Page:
Victor Frankenstein breathes new life into Mary Shelley’s classic monster tale



By Steve Newton

Horror fans who suffered through last year’s abysmal I, Frankenstein—not to mention Dracula Untold, Godzilla, and WolfCop—could be forgiven for giving up on old-school movie monsters. But Victor Frankenstein makes up for all of those, breathing new life into Mary Shelley’s classic tale of mortal man overreaching his bounds.

Daniel Radcliffe stars as a tormented and abused clown with a humpback who’s been raised in a circus from hell. When beautiful acrobat Lorelei (Jessica Brown Findlay) tumbles from her trapeze, the smitten hunchback helps save her life, wowing the assisting Dr. Frankenstein (James McAvoy) with his medical know-how. In need of a skilled assistant, Frankenstein helps the clown—soon to be christened Igor—make a daring escape from his cruel keepers.

After enthusiastically ridding Igor of his hump—which turned out to be one helluva nasty abscess—the mad genius declares him his partner and gives him the run of his elaborate laboratory. After a thrilling sequence where they reanimate a gruesome monkey-thing that runs amok during a demonstration, the financially strapped pair get unlimited funding from super-wealthy weasel Finnegan (Freddie Fox). Hot on their trail is Scotland Yard’s Insp. Turpin (Spectre’s Andrew Scott), a self-righteous dick obsessed with curtailing their “ungodly” experiments.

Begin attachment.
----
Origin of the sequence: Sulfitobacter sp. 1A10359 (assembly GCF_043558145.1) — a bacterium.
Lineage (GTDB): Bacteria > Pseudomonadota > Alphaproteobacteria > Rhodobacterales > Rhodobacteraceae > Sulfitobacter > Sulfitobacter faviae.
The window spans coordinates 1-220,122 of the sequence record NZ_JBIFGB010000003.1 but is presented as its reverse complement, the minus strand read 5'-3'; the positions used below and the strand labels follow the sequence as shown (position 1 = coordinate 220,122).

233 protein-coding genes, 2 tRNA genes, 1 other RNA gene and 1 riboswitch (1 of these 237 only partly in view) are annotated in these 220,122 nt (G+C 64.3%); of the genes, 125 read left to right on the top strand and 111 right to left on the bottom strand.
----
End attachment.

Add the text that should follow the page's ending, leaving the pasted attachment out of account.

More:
The witty, infectious interplay between Frankenstein and Igor—scripted by Max Landis, of Chronicle fame—propels the film along at a sharp pace, the stellar visual effects, cinematography, and production design handsomely framing the human drama.

By the time Frankenstein’s monster shows up to raise holy hell in the last act, you’re not even that interested, because its lumbering violence is just no match for the intriguing story of its makers.

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